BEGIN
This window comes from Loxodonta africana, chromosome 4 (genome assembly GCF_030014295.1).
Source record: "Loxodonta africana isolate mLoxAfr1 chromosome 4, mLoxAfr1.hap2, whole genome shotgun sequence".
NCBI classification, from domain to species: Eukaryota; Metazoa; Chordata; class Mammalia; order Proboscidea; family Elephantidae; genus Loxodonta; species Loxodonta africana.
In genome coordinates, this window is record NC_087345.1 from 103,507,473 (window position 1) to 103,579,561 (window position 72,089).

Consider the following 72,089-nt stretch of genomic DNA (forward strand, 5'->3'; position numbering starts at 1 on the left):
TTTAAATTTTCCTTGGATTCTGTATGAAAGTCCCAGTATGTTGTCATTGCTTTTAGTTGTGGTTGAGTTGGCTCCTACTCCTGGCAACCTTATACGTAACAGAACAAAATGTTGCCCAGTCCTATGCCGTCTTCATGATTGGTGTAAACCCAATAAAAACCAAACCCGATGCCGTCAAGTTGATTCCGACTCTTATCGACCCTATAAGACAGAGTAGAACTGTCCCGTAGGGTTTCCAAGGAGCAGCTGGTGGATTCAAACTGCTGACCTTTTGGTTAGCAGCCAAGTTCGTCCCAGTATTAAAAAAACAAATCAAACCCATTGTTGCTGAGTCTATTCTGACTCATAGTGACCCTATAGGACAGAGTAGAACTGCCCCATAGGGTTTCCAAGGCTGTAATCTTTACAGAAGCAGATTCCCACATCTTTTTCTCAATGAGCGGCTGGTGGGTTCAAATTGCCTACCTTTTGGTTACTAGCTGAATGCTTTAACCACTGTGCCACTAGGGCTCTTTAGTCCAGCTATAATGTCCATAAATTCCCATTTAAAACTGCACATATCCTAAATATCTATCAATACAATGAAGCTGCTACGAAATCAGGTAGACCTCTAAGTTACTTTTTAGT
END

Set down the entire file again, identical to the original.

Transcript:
This window comes from Loxodonta africana, chromosome 4 (genome assembly GCF_030014295.1).
Source record: "Loxodonta africana isolate mLoxAfr1 chromosome 4, mLoxAfr1.hap2, whole genome shotgun sequence".
NCBI classification, from domain to species: Eukaryota; Metazoa; Chordata; class Mammalia; order Proboscidea; family Elephantidae; genus Loxodonta; species Loxodonta africana.
In genome coordinates, this window is record NC_087345.1 from 103,507,473 (window position 1) to 103,579,561 (window position 72,089).

Consider the following 72,089-nt stretch of genomic DNA (forward strand, 5'->3'; position numbering starts at 1 on the left):
TTTAAATTTTCCTTGGATTCTGTATGAAAGTCCCAGTATGTTGTCATTGCTTTTAGTTGTGGTTGAGTTGGCTCCTACTCCTGGCAACCTTATACGTAACAGAACAAAATGTTGCCCAGTCCTATGCCGTCTTCATGATTGGTGTAAACCCAATAAAAACCAAACCCGATGCCGTCAAGTTGATTCCGACTCTTATCGACCCTATAAGACAGAGTAGAACTGTCCCGTAGGGTTTCCAAGGAGCAGCTGGTGGATTCAAACTGCTGACCTTTTGGTTAGCAGCCAAGTTCGTCCCAGTATTAAAAAAACAAATCAAACCCATTGTTGCTGAGTCTATTCTGACTCATAGTGACCCTATAGGACAGAGTAGAACTGCCCCATAGGGTTTCCAAGGCTGTAATCTTTACAGAAGCAGATTCCCACATCTTTTTCTCAATGAGCGGCTGGTGGGTTCAAATTGCCTACCTTTTGGTTACTAGCTGAATGCTTTAACCACTGTGCCACTAGGGCTCTTTAGTCCAGCTATAATGTCCATAAATTCCCATTTAAAACTGCACATATCCTAAATATCTATCAATACAATGAAGCTGCTACGAAATCAGGTAGACCTCTAAGTTACTTTTTAGT